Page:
On January 27, 2014, Governor Brown released a California Water Action Plan (CWAP) to address the ongoing drought and long-term challenges such as environmental protection, population growth and climate change. While the document was released several months ago, the implementation actions are only now starting to be clarified, especially regarding groundwater. This post reviews that document and evaluates the various actions identified in the CWAP from the perspective of a legal practitioner.
The Arizona Department of Water Resources (ADWR) has published a new report entitled Arizona’s Next Century: A Strategic Vision for Water Supply Sustainability (2014). This ambitious report examines the historical and future management of water supplies and demands in Arizona and 22 planning areas within the state. It concludes that Arizona faces a water supply deficit of approximately 900,000 acre-feet in the next 25 to 50 years, which is a significant gap to close.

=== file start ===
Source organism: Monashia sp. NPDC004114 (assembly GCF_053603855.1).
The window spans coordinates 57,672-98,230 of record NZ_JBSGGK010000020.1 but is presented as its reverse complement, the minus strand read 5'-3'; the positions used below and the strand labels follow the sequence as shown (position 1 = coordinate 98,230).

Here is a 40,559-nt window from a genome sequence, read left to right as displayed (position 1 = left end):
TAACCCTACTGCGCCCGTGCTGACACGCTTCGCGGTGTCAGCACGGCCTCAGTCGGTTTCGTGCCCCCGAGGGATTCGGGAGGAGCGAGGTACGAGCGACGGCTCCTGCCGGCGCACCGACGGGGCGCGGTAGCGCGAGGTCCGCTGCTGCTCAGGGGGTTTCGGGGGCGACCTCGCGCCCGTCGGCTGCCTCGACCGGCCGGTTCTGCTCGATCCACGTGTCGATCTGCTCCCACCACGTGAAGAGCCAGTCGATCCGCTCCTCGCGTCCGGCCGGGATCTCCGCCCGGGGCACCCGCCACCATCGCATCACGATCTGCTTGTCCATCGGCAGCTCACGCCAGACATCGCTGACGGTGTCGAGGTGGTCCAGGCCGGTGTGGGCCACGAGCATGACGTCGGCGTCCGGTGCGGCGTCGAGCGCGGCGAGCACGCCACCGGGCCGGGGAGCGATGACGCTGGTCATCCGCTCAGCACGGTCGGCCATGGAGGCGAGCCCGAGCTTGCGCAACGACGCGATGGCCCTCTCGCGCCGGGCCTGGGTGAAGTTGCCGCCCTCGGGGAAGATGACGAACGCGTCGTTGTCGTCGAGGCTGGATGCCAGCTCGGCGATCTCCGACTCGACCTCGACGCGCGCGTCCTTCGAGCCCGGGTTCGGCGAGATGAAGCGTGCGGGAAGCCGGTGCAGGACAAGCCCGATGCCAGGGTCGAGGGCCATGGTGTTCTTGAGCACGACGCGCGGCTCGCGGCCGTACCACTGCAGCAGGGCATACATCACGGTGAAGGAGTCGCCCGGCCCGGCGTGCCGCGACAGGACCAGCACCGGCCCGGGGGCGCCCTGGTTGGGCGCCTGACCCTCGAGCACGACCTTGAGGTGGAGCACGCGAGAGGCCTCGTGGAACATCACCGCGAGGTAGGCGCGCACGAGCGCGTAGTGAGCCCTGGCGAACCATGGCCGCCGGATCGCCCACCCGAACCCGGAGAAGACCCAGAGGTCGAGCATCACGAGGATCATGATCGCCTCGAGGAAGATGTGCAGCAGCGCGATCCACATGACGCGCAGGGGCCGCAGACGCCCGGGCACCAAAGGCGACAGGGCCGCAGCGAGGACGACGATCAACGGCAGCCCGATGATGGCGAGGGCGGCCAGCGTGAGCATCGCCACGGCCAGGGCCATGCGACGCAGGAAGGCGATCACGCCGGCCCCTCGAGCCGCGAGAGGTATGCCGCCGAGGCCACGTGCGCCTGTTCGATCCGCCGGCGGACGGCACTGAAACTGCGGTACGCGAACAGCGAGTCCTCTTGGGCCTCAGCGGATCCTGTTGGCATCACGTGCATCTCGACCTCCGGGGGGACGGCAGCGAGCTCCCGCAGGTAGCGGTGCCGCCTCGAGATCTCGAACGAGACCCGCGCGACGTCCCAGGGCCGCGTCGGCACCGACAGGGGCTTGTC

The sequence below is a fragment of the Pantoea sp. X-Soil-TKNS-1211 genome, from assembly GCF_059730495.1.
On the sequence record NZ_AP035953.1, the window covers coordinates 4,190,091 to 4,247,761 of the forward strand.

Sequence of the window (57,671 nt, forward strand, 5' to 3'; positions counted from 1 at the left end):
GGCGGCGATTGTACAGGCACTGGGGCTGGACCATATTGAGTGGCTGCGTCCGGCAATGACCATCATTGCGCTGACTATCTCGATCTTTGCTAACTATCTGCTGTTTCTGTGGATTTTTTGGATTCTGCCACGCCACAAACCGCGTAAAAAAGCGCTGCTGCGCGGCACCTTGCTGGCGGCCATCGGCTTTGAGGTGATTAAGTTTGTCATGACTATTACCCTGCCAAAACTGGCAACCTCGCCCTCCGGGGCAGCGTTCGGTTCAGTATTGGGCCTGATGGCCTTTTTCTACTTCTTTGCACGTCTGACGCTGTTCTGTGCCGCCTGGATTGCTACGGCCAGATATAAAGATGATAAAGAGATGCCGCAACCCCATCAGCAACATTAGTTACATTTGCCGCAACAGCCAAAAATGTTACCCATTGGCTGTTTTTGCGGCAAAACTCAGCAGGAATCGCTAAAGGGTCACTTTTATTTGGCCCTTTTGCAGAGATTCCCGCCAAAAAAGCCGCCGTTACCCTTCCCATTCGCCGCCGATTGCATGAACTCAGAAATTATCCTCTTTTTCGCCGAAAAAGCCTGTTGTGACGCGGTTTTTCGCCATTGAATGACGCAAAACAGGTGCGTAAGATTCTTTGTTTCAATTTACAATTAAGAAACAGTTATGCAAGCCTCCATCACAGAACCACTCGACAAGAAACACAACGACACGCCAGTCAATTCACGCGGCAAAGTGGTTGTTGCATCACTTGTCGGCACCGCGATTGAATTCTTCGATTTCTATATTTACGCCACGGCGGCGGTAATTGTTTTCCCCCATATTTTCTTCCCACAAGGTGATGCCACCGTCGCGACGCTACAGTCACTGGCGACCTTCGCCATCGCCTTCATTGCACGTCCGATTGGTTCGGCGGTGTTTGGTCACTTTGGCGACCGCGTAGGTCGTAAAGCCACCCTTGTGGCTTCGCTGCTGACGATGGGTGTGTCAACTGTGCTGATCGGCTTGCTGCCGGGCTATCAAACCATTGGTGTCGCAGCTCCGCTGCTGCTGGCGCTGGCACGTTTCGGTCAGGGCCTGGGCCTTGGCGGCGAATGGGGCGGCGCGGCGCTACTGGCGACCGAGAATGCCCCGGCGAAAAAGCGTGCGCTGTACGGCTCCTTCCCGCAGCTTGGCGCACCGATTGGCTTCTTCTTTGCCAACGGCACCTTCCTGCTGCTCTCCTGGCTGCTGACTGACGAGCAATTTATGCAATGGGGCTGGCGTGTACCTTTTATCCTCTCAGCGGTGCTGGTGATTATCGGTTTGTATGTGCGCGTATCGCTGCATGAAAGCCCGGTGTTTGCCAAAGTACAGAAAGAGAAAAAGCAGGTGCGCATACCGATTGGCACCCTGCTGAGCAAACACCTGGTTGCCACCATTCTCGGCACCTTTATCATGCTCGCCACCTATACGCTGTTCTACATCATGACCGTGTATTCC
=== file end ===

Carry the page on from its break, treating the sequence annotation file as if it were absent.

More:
It is widely agreed that a growing population and economy, combined with current drought conditions and increasing understanding of long-term climate variability, create an urgent need to develop new water supplies in the US. This is especially true in Texas and California, two states where I focus much of my attention. One type of project that always seems to be misunderstood and maligned, however, is interbasin water transfers.
The Fourth District Court of Appeal in California has released a decision regarding the procedural requirements of Proposition 218 as applied to water rates. The case is Morgan v. Imperial Irrigation District, Case Nos. D060146 and D061087, and while the decision is currently unpublished, it is likely that publication will be requested by one or more interested agencies in the near future. Read More
The Federal Reserve Bank of Dallas has published an article on potential impacts to the Texas economy from water shortages, aptly named Water Scarcity a Potential Drain on the Texas Economy. Texas is experiencing record dry conditions, which is likely to combine with increasing water demands from growing urban areas to create a potentially volatile situation for future water supplies.